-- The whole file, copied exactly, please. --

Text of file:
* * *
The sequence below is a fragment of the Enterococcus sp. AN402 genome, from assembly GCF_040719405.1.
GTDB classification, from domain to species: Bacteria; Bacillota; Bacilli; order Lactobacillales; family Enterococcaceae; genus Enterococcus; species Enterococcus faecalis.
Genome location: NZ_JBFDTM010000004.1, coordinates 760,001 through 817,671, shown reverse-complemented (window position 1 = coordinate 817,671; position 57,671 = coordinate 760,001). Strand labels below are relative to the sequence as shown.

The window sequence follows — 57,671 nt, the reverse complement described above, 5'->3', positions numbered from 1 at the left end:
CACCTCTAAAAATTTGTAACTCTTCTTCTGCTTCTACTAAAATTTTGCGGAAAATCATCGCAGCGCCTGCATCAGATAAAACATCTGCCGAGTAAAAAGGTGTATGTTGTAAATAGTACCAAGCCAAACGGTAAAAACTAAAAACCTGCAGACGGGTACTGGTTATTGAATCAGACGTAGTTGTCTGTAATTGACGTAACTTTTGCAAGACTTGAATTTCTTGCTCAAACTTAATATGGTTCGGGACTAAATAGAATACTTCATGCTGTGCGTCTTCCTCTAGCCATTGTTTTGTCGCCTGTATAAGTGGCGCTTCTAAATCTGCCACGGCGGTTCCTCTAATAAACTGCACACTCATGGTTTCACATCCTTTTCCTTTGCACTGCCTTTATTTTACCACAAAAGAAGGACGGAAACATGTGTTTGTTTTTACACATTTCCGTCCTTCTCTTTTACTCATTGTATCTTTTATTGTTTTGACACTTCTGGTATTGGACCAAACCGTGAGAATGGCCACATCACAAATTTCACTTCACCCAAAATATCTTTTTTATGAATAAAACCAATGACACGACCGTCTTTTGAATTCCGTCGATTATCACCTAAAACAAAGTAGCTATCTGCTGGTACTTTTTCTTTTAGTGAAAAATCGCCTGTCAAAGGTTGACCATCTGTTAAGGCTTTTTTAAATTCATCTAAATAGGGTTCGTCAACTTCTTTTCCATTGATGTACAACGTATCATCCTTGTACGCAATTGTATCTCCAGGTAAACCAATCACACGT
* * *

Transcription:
The sequence below is a fragment of the Enterococcus sp. AN402 genome, from assembly GCF_040719405.1.
GTDB classification, from domain to species: Bacteria; Bacillota; Bacilli; order Lactobacillales; family Enterococcaceae; genus Enterococcus; species Enterococcus faecalis.
Genome location: NZ_JBFDTM010000004.1, coordinates 760,001 through 817,671, shown reverse-complemented (window position 1 = coordinate 817,671; position 57,671 = coordinate 760,001). Strand labels below are relative to the sequence as shown.

The window sequence follows — 57,671 nt, the reverse complement described above, 5'->3', positions numbered from 1 at the left end:
CACCTCTAAAAATTTGTAACTCTTCTTCTGCTTCTACTAAAATTTTGCGGAAAATCATCGCAGCGCCTGCATCAGATAAAACATCTGCCGAGTAAAAAGGTGTATGTTGTAAATAGTACCAAGCCAAACGGTAAAAACTAAAAACCTGCAGACGGGTACTGGTTATTGAATCAGACGTAGTTGTCTGTAATTGACGTAACTTTTGCAAGACTTGAATTTCTTGCTCAAACTTAATATGGTTCGGGACTAAATAGAATACTTCATGCTGTGCGTCTTCCTCTAGCCATTGTTTTGTCGCCTGTATAAGTGGCGCTTCTAAATCTGCCACGGCGGTTCCTCTAATAAACTGCACACTCATGGTTTCACATCCTTTTCCTTTGCACTGCCTTTATTTTACCACAAAAGAAGGACGGAAACATGTGTTTGTTTTTACACATTTCCGTCCTTCTCTTTTACTCATTGTATCTTTTATTGTTTTGACACTTCTGGTATTGGACCAAACCGTGAGAATGGCCACATCACAAATTTCACTTCACCCAAAATATCTTTTTTATGAATAAAACCAATGACACGACCGTCTTTTGAATTCCGTCGATTATCACCTAAAACAAAGTAGCTATCTGCTGGTACTTTTTCTTTTAGTGAAAAATCGCCTGTCAAAGGTTGACCATCTGTTAAGGCTTTTTTAAATTCATCTAAATAGGGTTCGTCAACTTCTTTTCCATTGATGTACAACGTATCATCCTTGTACGCAATTGTATCTCCAGGTAAACCAATCACACGT